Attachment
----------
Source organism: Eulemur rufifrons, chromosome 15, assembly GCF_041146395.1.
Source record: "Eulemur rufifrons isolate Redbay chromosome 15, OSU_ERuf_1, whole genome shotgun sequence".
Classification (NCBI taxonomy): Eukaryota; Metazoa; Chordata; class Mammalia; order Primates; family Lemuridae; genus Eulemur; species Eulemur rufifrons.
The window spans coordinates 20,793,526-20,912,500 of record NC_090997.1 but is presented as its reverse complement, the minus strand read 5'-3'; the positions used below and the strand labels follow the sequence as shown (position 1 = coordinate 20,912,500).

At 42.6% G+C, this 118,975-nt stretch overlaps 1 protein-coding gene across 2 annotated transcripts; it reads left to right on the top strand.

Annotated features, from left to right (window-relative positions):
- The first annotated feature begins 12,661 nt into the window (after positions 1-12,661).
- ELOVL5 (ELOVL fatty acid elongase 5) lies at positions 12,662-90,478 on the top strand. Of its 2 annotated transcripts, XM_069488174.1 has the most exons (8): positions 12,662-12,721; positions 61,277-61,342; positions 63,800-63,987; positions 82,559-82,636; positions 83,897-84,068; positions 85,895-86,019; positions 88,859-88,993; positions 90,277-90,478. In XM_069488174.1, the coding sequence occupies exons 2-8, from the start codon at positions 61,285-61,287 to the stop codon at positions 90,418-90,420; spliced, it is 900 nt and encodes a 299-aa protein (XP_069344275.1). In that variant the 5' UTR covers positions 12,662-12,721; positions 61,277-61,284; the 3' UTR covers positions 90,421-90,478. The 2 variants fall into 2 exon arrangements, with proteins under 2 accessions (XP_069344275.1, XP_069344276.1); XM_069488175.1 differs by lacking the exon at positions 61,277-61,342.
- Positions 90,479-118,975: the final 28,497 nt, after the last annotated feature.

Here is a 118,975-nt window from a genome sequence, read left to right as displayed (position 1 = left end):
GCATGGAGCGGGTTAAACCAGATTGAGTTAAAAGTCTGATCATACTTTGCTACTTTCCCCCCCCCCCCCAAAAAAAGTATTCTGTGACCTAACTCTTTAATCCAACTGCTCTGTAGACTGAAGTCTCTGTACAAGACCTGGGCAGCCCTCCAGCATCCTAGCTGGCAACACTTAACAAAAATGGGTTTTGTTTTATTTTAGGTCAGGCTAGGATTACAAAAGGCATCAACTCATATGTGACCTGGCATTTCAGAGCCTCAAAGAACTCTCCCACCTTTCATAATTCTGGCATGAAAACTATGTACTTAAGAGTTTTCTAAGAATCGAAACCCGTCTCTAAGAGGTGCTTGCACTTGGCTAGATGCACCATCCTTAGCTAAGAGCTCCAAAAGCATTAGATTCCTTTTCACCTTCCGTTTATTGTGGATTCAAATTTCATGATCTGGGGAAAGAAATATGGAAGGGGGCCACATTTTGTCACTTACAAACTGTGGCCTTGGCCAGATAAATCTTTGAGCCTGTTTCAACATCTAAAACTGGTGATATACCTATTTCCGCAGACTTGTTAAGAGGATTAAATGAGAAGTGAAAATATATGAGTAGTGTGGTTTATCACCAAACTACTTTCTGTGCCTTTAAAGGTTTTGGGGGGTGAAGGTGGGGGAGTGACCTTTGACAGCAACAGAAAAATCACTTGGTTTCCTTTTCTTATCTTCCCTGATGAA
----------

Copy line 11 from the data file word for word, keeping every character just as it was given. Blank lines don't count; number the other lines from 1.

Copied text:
GCATGGAGCGGGTTAAACCAGATTGAGTTAAAAGTCTGATCATACTTTGCTACTTTCCCCCCCCCCCCCAAAAAAAGTATTCTGTGACCTAACTCTTTAATCCAACTGCTCTGTAGACTGAAGTCTCTGTACAAGACCTGGGCAGCCCTCCAGCATCCTAGCTGGCAACACTTAACAAAAATGGGTTTTGTTTTATTTTAGGTCAGGCTAGGATTACAAAAGGCATCAACTCATATGTGACCTGGCATTTCAGAGCCTCAAAGAACTCTCCCACCTTTCATAATTCTGGCATGAAAACTATGTACTTAAGAGTTTTCTAAGAATCGAAACCCGTCTCTAAGAGGTGCTTGCACTTGGCTAGATGCACCATCCTTAGCTAAGAGCTCCAAAAGCATTAGATTCCTTTTCACCTTCCGTTTATTGTGGATTCAAATTTCATGATCTGGGGAAAGAAATATGGAAGGGGGCCACATTTTGTCACTTACAAACTGTGGCCTTGGCCAGATAAATCTTTGAGCCTGTTTCAACATCTAAAACTGGTGATATACCTATTTCCGCAGACTTGTTAAGAGGATTAAATGAGAAGTGAAAATATATGAGTAGTGTGGTTTATCACCAAACTACTTTCTGTGCCTTTAAAGGTTTTGGGGGGTGAAGGTGGGGGAGTGACCTTTGACAGCAACAGAAAAATCACTTGGTTTCCTTTTCTTATCTTCCCTGATGAA